Ignorance & complacency pose a risk to company directors from their duty of care

Only 64% of Fleet Managers are conversant with the requirements of the duty of care – Norwich Union – Supply Management Sept 2006.

The mass exit from company cars to employees’ own vehicles(in an attempt to save money) may, in many cases, not have been properly thought through. Company vehicles give employers more control of the type and maintenance of the vehicle. The employer now has to ensure that not only is the employee safe to drive but the employees vehicle is suitable for purpose and safe to be used on the road. There is a widespread belief that by stating in the employee handbook that employees should insure their vehicle for business and service their vehicles properly, that this absolves the employer from their responsibilities. This is not true and in the event of a fatal accident could have serious consequences for the Company and the Directors.

Companies which have lease vehicles on fully maintained contracts are not immune either. There is a mistaken belief that the leasing company takes care of everything. This may be the case, however companies should not assume that this is the case without carefully checking. The employer must still have processes in place to ensure vehicles are being serviced on time and that any recommended future repairs, such as changing the tyres happen on time. Without a pro-active, mileage based monitoring and actioning system, problems are likely to occur.

Companies should ask themselves the following questions and if the answer to any of them is no they should take professional advice urgently.

  • Do you have a written policy signed by all staff?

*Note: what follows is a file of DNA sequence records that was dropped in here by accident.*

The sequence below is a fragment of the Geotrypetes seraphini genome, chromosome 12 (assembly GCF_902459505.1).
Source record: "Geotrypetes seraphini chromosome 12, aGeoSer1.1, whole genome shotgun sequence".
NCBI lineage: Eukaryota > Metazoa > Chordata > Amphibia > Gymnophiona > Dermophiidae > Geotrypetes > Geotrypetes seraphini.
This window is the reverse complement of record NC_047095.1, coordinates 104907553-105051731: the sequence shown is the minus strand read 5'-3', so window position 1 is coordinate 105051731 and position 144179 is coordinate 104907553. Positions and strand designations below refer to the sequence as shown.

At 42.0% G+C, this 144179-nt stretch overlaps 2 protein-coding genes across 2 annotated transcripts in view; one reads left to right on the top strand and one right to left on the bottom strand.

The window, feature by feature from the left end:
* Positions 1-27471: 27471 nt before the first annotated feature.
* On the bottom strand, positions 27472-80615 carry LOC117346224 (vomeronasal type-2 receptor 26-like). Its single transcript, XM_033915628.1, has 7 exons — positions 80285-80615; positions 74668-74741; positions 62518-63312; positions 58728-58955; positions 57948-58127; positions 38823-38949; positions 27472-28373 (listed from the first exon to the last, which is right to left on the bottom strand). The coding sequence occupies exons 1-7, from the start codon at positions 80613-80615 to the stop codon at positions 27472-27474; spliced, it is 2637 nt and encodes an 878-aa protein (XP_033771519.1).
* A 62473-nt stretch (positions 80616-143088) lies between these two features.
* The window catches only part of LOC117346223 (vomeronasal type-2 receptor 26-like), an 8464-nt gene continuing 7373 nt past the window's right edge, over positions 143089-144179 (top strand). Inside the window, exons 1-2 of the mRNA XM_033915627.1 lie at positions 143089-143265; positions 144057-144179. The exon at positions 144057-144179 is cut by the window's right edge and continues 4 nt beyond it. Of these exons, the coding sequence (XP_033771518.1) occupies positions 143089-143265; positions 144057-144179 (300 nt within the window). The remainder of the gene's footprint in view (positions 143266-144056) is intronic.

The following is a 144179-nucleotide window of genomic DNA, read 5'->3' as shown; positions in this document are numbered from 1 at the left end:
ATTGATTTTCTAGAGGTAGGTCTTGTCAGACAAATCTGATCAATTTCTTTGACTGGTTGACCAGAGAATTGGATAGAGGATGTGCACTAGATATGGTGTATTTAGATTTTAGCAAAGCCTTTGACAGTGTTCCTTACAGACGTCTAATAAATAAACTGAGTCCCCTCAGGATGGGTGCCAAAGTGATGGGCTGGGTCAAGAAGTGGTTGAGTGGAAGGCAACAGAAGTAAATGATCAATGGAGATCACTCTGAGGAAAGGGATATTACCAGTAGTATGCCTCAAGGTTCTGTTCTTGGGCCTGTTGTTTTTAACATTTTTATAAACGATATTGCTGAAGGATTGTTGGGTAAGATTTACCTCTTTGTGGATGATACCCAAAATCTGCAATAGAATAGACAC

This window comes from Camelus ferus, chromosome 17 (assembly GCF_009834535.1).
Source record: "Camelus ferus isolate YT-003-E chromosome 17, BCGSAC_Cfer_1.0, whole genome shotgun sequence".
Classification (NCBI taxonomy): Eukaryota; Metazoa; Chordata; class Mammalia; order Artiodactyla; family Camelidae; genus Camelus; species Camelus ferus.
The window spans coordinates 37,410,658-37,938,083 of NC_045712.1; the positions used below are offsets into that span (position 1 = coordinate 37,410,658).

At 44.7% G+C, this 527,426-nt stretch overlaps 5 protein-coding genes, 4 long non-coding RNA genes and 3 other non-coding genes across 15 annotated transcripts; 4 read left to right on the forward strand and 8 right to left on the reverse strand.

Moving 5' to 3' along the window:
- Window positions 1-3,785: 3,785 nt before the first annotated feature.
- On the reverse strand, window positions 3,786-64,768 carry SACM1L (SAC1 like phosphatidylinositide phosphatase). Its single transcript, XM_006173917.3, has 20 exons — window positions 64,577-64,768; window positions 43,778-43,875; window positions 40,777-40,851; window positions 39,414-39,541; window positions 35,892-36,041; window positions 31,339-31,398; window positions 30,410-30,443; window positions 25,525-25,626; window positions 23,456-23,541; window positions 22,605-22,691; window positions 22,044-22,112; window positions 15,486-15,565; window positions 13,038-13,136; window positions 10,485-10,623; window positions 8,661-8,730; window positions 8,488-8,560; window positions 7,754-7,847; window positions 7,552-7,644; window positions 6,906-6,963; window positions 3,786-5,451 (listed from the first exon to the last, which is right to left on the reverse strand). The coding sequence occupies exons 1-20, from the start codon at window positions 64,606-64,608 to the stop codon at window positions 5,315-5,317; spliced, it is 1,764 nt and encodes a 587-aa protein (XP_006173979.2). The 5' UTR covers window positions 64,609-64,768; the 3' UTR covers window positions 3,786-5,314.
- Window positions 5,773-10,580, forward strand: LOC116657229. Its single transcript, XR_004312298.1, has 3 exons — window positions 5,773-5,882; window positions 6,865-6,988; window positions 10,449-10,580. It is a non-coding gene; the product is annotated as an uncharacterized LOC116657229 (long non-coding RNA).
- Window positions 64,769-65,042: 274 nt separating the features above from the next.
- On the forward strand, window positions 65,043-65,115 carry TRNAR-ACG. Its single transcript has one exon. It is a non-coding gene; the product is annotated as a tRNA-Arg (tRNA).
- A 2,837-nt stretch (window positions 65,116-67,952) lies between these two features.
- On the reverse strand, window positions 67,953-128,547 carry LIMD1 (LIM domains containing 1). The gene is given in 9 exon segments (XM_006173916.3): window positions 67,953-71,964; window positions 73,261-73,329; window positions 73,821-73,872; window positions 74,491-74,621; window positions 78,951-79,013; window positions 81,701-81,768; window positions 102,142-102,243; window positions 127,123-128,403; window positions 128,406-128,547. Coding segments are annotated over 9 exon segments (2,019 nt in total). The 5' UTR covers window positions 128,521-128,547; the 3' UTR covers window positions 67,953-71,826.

• Do you check documents, driving licences, insurance certificates on a regular basis?
  • Do you check employees maintenance records – service, tyres etc ?
  • Do you have processes to check that vehicles are being serviced when they should be?
  • Do you carry out driver training/assessments for new staff or after accidents?

The processes which they put in place musts be proactive and able to provide an audit trail if required by the authorities. They must all cover all use of vehicles (including employees own vehicles) even for the most occasional use such as going on a course. Instructing employees to insure and maintain their vehicles is NOT good enough. Those employing ‘self employed’ staff also have responsibilities as well. If the employee works for only one employer and in reality is a member of staff the duty is much greater than those who work for multiple employers.

Companies which fail to take their responsibilities seriously could easily find themselves not only having to contend with the HSE and the Police but also the effects of negative publicity which could be far more costly. There are solutions which can help to manage these issues, however it requires a commitment from senior management within companies to take these issues seriously and deal with them.

Information supplied by Fleet Safe: www.fleetsafecheck.com The information in this report is for general guidance only and is not a substitute for taking professional advice.